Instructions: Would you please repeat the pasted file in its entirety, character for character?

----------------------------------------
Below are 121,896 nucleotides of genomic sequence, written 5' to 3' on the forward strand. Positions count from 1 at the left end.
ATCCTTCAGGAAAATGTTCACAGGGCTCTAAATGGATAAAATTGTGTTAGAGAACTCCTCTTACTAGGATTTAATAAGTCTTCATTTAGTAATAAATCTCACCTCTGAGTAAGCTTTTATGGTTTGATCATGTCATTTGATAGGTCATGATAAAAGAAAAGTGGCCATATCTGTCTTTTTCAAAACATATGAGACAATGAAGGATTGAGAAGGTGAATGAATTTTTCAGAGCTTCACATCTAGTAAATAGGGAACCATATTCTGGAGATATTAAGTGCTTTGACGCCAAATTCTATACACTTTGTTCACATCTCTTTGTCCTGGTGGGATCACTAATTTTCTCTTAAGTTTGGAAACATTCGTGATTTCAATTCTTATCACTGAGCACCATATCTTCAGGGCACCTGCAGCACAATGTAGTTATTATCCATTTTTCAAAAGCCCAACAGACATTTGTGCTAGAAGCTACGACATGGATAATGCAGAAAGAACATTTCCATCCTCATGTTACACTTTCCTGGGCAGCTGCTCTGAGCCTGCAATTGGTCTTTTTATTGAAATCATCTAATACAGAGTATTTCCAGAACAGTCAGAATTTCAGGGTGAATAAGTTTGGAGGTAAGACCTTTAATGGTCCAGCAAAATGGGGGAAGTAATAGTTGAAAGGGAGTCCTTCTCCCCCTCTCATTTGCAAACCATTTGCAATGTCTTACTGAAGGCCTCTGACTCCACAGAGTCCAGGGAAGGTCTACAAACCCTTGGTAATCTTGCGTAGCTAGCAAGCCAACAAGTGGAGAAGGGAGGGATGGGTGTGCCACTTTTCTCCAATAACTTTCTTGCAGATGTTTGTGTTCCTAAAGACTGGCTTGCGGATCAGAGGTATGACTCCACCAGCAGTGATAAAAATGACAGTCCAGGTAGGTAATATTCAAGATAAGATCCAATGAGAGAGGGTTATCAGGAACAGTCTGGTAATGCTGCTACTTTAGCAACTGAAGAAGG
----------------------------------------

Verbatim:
Below are 121,896 nucleotides of genomic sequence, written 5' to 3' on the forward strand. Positions count from 1 at the left end.
ATCCTTCAGGAAAATGTTCACAGGGCTCTAAATGGATAAAATTGTGTTAGAGAACTCCTCTTACTAGGATTTAATAAGTCTTCATTTAGTAATAAATCTCACCTCTGAGTAAGCTTTTATGGTTTGATCATGTCATTTGATAGGTCATGATAAAAGAAAAGTGGCCATATCTGTCTTTTTCAAAACATATGAGACAATGAAGGATTGAGAAGGTGAATGAATTTTTCAGAGCTTCACATCTAGTAAATAGGGAACCATATTCTGGAGATATTAAGTGCTTTGACGCCAAATTCTATACACTTTGTTCACATCTCTTTGTCCTGGTGGGATCACTAATTTTCTCTTAAGTTTGGAAACATTCGTGATTTCAATTCTTATCACTGAGCACCATATCTTCAGGGCACCTGCAGCACAATGTAGTTATTATCCATTTTTCAAAAGCCCAACAGACATTTGTGCTAGAAGCTACGACATGGATAATGCAGAAAGAACATTTCCATCCTCATGTTACACTTTCCTGGGCAGCTGCTCTGAGCCTGCAATTGGTCTTTTTATTGAAATCATCTAATACAGAGTATTTCCAGAACAGTCAGAATTTCAGGGTGAATAAGTTTGGAGGTAAGACCTTTAATGGTCCAGCAAAATGGGGGAAGTAATAGTTGAAAGGGAGTCCTTCTCCCCCTCTCATTTGCAAACCATTTGCAATGTCTTACTGAAGGCCTCTGACTCCACAGAGTCCAGGGAAGGTCTACAAACCCTTGGTAATCTTGCGTAGCTAGCAAGCCAACAAGTGGAGAAGGGAGGGATGGGTGTGCCACTTTTCTCCAATAACTTTCTTGCAGATGTTTGTGTTCCTAAAGACTGGCTTGCGGATCAGAGGTATGACTCCACCAGCAGTGATAAAAATGACAGTCCAGGTAGGTAATATTCAAGATAAGATCCAATGAGAGAGGGTTATCAGGAACAGTCTGGTAATGCTGCTACTTTAGCAACTGAAGAAGG